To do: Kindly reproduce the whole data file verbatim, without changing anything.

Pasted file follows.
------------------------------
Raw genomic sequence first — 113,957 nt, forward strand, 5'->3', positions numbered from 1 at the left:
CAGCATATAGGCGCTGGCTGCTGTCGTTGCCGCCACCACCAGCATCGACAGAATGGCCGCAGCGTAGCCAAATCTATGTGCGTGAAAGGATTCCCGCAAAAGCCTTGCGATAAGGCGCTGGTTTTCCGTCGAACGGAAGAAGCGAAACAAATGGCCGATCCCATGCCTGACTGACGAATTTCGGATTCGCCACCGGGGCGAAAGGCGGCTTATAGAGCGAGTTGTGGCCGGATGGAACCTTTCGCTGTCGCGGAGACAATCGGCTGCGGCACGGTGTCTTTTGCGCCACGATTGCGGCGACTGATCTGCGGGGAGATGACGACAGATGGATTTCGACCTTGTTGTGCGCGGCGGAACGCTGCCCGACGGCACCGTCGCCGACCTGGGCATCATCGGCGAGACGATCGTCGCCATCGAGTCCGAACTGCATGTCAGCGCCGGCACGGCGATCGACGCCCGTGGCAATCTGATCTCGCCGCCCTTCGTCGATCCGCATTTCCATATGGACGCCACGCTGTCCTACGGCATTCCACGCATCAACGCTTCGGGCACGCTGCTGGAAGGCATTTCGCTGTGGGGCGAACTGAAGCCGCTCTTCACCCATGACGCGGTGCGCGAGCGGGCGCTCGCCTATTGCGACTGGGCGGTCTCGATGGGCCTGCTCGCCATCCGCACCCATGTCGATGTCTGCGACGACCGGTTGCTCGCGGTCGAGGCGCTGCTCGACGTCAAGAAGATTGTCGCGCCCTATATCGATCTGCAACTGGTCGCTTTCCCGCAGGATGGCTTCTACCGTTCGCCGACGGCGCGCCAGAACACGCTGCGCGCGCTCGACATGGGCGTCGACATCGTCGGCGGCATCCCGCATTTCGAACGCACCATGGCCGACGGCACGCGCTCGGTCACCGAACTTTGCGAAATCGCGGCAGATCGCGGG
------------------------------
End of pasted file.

Raw genomic sequence first — 113,957 nt, forward strand, 5'->3', positions numbered from 1 at the left:
CAGCATATAGGCGCTGGCTGCTGTCGTTGCCGCCACCACCAGCATCGACAGAATGGCCGCAGCGTAGCCAAATCTATGTGCGTGAAAGGATTCCCGCAAAAGCCTTGCGATAAGGCGCTGGTTTTCCGTCGAACGGAAGAAGCGAAACAAATGGCCGATCCCATGCCTGACTGACGAATTTCGGATTCGCCACCGGGGCGAAAGGCGGCTTATAGAGCGAGTTGTGGCCGGATGGAACCTTTCGCTGTCGCGGAGACAATCGGCTGCGGCACGGTGTCTTTTGCGCCACGATTGCGGCGACTGATCTGCGGGGAGATGACGACAGATGGATTTCGACCTTGTTGTGCGCGGCGGAACGCTGCCCGACGGCACCGTCGCCGACCTGGGCATCATCGGCGAGACGATCGTCGCCATCGAGTCCGAACTGCATGTCAGCGCCGGCACGGCGATCGACGCCCGTGGCAATCTGATCTCGCCGCCCTTCGTCGATCCGCATTTCCATATGGACGCCACGCTGTCCTACGGCATTCCACGCATCAACGCTTCGGGCACGCTGCTGGAAGGCATTTCGCTGTGGGGCGAACTGAAGCCGCTCTTCACCCATGACGCGGTGCGCGAGCGGGCGCTCGCCTATTGCGACTGGGCGGTCTCGATGGGCCTGCTCGCCATCCGCACCCATGTCGATGTCTGCGACGACCGGTTGCTCGCGGTCGAGGCGCTGCTCGACGTCAAGAAGATTGTCGCGCCCTATATCGATCTGCAACTGGTCGCTTTCCCGCAGGATGGCTTCTACCGTTCGCCGACGGCGCGCCAGAACACGCTGCGCGCGCTCGACATGGGCGTCGACATCGTCGGCGGCATCCCGCATTTCGAACGCACCATGGCCGACGGCACGCGCTCGGTCACCGAACTTTGCGAAATCGCGGCAGATCGCGGG